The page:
Guilherme Magacho is an economist who works on ecological transition in developing countries, in particular using the macroeconomic modeling tools GEMMES and ESTEEM.
Guilherme works mainly on input-output analysis and dynamic macroeconomic models to identify systemic risks, and assess the impact of public policies. His work focuses on ecological transition. Through the GEMMES model, he analyses the main economic constraints in developing countries in order to promote sustainable and inclusive development.
Guilherme Magacho holds a PhD in Land Economy from Cambridge University, UK. His thesis focuses on the importance of the structural composition of trade and production in supporting an inclusive and sustainable economic growth. It compares the sectoral composition of the Latin American and East and Southeast Asian economies and assesses the consequences of different industrialization models for long-term development. He is also a research associate at the Cambridge Center for Economic and Public Policy (CCEPP) and the Getulio Vargas Foundation (FGV), where he works on studies on structural change and macroeconomics.
Before joining AFD, Guilherme was an economist at the Federation of Industries of the State of São Paulo (FIESP) and a consultant for the Brazilian regional and federal governments. He was a professor at the Federal University of ABC (UFABC) and at the Faculty of Campinas, Brazil, where he taught industrial economics, international economics, macroeconomics, and econometrics.
Publications as an authorResearch documentpublished in March 2022Research documentpublished in October 2021
Other academic work
"Macroeconomic exposure of developing economies to low-carbon transition", with Etienne Espagne, Antoine Godin, Achilleas Mantes and Devrim Yilmaz, World Development, 167 (2023).
"Impacts of the CBAM on EU trade partners: consequences for developing countries", with Etienne Espagne and Antoine Godin, Climate Policy (2023).
"Supply and demand in Kaldorian growth models: a proposal for dynamic adjustment", with D. Spinola, Review of Political Economy (2022).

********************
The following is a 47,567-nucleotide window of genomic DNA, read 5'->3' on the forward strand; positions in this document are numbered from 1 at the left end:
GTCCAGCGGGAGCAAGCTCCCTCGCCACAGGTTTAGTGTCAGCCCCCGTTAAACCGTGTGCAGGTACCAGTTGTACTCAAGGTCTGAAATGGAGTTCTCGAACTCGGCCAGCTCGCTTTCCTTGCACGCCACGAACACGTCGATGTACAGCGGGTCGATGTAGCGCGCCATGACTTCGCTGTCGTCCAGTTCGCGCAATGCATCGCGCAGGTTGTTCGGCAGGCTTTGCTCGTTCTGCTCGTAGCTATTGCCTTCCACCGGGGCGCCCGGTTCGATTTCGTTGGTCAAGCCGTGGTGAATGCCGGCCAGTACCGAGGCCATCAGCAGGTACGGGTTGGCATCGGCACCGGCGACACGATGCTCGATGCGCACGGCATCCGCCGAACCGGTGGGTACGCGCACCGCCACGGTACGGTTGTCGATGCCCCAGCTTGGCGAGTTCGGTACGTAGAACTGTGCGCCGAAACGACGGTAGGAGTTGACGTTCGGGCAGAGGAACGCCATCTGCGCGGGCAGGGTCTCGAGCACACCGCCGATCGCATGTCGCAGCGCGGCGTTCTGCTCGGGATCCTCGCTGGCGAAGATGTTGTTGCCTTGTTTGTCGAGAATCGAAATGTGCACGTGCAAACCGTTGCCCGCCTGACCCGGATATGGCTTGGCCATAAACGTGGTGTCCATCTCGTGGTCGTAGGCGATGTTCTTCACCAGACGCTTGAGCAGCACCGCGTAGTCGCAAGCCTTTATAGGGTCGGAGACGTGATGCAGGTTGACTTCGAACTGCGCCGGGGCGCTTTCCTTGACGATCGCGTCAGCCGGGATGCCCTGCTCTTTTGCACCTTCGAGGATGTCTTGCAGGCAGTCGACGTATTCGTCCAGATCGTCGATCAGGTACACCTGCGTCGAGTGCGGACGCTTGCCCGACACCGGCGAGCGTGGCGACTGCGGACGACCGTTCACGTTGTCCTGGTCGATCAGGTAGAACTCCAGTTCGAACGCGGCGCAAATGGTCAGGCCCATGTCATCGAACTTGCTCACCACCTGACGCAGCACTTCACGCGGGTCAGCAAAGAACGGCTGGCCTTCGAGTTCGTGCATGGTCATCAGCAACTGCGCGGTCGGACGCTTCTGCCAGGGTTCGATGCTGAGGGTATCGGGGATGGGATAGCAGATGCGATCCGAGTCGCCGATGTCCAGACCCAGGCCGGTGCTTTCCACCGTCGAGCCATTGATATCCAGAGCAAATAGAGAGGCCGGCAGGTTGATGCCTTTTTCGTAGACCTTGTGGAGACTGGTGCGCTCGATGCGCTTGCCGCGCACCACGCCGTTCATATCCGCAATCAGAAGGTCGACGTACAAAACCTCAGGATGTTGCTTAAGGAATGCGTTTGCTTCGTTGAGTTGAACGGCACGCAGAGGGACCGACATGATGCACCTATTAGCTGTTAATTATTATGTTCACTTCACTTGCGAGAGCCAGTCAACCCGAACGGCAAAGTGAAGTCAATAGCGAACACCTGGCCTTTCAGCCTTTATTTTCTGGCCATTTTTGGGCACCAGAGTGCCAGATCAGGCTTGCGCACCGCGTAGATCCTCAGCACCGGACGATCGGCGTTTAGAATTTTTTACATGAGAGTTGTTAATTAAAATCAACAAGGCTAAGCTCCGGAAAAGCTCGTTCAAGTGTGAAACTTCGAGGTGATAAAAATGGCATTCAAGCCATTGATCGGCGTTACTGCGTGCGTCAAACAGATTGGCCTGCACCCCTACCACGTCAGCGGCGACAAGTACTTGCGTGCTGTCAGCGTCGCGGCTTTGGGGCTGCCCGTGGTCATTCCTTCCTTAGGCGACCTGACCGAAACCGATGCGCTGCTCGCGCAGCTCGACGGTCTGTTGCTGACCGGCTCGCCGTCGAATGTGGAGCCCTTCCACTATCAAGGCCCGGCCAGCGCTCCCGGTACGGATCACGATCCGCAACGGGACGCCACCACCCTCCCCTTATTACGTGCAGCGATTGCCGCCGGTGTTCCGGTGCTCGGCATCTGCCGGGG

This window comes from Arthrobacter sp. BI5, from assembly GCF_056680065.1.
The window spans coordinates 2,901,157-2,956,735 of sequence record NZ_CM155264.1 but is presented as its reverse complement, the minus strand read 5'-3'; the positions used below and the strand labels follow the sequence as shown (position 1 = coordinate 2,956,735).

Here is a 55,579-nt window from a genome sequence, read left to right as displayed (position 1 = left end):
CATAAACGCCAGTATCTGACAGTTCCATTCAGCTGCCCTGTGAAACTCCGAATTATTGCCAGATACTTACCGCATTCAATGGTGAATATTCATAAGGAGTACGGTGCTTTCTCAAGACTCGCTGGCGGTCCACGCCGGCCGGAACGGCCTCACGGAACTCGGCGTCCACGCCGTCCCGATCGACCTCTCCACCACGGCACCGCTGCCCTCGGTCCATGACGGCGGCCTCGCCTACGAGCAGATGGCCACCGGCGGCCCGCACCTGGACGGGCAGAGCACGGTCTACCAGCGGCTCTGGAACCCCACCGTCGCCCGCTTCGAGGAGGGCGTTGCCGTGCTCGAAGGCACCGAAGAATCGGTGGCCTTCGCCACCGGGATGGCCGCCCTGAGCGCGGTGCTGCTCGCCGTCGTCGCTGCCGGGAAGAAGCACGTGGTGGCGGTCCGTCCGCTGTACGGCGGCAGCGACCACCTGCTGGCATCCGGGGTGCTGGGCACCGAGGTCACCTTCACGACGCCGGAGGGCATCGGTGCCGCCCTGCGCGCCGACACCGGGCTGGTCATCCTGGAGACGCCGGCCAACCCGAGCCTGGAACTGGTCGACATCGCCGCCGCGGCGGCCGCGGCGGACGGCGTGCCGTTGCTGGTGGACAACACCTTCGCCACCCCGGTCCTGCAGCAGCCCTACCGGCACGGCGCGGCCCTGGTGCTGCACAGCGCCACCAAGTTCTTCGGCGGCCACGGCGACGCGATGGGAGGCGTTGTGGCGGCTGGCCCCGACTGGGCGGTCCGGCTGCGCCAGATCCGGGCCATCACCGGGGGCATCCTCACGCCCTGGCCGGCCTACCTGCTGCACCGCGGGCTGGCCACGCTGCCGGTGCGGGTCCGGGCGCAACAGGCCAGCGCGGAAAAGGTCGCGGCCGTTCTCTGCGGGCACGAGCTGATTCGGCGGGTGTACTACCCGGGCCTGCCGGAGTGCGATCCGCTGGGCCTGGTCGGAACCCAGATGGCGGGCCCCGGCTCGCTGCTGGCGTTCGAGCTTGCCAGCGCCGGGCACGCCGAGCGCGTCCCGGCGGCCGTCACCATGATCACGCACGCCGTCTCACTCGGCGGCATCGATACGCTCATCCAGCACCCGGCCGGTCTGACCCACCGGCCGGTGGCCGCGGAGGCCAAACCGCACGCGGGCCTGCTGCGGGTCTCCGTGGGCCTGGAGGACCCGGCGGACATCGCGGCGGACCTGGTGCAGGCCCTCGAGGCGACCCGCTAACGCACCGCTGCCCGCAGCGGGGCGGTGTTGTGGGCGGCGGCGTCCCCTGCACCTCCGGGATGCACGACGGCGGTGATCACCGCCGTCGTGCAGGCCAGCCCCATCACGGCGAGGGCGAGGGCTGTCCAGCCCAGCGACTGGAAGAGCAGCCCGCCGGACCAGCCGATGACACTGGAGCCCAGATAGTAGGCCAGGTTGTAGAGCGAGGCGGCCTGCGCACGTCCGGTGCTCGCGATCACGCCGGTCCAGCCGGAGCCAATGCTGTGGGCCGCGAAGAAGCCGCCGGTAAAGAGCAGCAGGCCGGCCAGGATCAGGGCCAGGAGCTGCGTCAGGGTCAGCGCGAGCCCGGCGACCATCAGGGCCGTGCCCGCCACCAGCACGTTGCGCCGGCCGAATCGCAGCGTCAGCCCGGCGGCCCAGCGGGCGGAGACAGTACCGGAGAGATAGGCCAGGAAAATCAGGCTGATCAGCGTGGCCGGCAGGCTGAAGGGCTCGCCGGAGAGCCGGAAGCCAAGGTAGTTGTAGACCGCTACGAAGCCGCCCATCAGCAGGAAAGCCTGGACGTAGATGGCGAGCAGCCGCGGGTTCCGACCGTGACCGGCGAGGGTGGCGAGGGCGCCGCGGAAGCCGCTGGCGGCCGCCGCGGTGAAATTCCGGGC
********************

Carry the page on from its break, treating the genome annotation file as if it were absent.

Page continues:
- "Demand-led growth decomposition: an empirical investigation of the Brazilian slowdown in the 2010s", with Igor L. Rocha, Cambridge Journal of Economics (2022).
- "Economic complexity and price competitiveness dependence: empirical evidence using panel models", with Rafael Ribeiro and Igor L. Rocha, International Journal of Development Issues, vol. 21(1), pp. 142-158 (2021).
- "Structural change and cumulative causation: A Kaldorian approach", with John S. L. McCombie, Metroeconomica, vol. 71(3), pp. 633-660 (2020).
- "Impacts of trade liberalization on countries’ sectoral structure of production and trade: A structural decomposition analysis", with John S. L. McCombie and Joaquim J.M. Guilhoto, Structural Change and Economic Dynamics, vol. 46(C), pp. 70-77 (2018).
- "Sophisticated jobs matter for economic complexity: An empirical analysis based on input-output matrices and employment data", with Paulo Gala, Jhean Camargo and Igor Rocha, Structural Change and Economic Dynamics, vol. 45(C), pp. 1-8 (2018).
- "A sectoral explanation of per capita income convergence and divergence: estimating Verdoorn’s law for countries at different stages of development", with John S. L. McCombie, Cambridge Journal of Economics, vol. 42(4), pp. 917-934 (2018).
- "Verdoorn’s law and productivity dynamics: An empirical investigation into the demand and supply approaches" with John S. L. McCombie, Journal of Post Keynesian Economics, vol. 40(4), pp. 600-621 (2017).
- "Structural change and economic growth: Advances and limitations of Kaldorian growth models", PSL Quarterly Review, vol. 70(280), pp. 35-57 (2017).
- "Brazil: capital goods industry during the 2003-2008 boom and following the global crisis", CEPAL Review CEPAL, United Nations Economic Commission for Latin America and the Caribbean (UNECLAC), 2017.
- "Is Europe’s new carbon border tax fair for everyone?", with Antoine Godin, The Conversation France, January 2023.
- "Low-carbon transition in Latin America: what are the risks and the main constraints?", Development Matters (OECD Blog), June 2022.